Uakaris are a group of monkeys found in the upper Amazon Basin.
Pictured is a bald uakari. In this species, more red the face, the more healthy the uakari.
The vaquita is the smallest marine cetacean (the order that includes whales, dolphins, and porpoises). It is native to the
Gulf of Mexico Sea of Cortez.
The vaquita is a critically endangered species. The number of surviving individuals could be as few as 100, none of which are in captivity. Only one photograph of a living vaquita has ever been taken.
One cause of decline is that vaquita have been accidently caught by humans fishing for other marine life. The damming of the Colorado River has also altered their habitat. In an effort to preserve the species, the Mexican government has created a nature preserve covering the Colorado River delta, and the upper part of the Gulf of Mexico, and a move to the use of fishing gear that will not hurt this species has been made.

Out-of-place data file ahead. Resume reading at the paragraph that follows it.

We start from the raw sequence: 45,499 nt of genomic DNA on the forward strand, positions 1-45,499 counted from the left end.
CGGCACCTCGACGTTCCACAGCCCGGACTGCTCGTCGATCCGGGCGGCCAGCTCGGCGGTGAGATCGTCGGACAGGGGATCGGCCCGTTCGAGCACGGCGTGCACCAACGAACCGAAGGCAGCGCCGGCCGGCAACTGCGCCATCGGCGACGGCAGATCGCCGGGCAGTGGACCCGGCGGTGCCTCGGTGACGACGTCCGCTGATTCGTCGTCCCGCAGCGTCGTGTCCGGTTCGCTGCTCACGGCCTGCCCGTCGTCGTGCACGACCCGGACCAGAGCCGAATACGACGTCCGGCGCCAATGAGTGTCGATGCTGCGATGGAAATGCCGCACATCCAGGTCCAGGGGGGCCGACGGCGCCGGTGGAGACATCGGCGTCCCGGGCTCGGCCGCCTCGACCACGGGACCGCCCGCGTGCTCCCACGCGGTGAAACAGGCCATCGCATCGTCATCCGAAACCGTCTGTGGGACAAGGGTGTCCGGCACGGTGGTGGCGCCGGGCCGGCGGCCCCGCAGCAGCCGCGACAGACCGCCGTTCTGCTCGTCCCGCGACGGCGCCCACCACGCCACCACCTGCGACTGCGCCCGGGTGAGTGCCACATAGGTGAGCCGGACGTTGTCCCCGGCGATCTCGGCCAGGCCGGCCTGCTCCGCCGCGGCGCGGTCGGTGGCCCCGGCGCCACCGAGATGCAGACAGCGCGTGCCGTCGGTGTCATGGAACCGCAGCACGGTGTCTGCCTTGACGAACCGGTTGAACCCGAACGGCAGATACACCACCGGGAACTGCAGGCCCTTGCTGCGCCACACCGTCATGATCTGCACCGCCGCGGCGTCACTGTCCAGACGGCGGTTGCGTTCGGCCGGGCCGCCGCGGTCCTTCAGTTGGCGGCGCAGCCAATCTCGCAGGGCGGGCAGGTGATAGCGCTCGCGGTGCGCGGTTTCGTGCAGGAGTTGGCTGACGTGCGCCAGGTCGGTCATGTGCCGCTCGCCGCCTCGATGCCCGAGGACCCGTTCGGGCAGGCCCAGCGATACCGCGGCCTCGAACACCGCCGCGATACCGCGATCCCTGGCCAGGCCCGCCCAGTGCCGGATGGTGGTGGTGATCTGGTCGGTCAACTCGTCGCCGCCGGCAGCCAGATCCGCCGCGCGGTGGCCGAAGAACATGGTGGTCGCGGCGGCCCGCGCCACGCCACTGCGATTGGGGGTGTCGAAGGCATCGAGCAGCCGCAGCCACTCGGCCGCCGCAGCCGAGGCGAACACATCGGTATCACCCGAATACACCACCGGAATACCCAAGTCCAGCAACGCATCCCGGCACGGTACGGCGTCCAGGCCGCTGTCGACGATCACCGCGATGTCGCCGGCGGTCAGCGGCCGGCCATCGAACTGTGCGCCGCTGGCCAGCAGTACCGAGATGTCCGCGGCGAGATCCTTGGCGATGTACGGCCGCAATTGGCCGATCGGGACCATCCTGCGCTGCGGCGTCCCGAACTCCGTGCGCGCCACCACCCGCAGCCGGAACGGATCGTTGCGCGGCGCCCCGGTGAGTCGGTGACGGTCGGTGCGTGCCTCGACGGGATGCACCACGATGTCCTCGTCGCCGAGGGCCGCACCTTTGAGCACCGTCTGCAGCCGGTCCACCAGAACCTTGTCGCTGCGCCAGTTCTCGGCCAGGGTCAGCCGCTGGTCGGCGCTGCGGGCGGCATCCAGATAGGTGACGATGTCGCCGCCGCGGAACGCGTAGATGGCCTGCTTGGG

The woylie is a small marsupial native to Australia. It has a prehensile tail. I love prehensility.
The xenopus are frogs native to Africa. They are probably most notable as being a model organism for study, the females producing large oocytes, and having easy to manipulate embryos.
The xenopus was used in the first well-documented pregnancy test, as it was discovered that urine from pregnant women induced the production of oocytes in xenopus females. I AM COMPLETELY UNSURE AS TO HOW THEY WOULD HAVE FIGURED THIS OUT.
The yellow-cheeked gibbon is a gibbon native to Southern Asia.
Zebus are a line of domestic cattle mostly found in South Asia and Africa. They are more suited for dry and warm climates than non-humped cattle, and have a distinctive hump on their shoulders, and large dewlaps.
This list (and I guess the little descriptions, even though they’re essentially poorly written summaries of Wikipedia articles) is (are) being released under a Creative Commons 3.0 license. None of the pictures are mine, details on each can be found by clicking them!
If I’ve made any mistakes in this post, please let me know! It’s kind of a long post, and I am not the greatest proof-reader of my own work.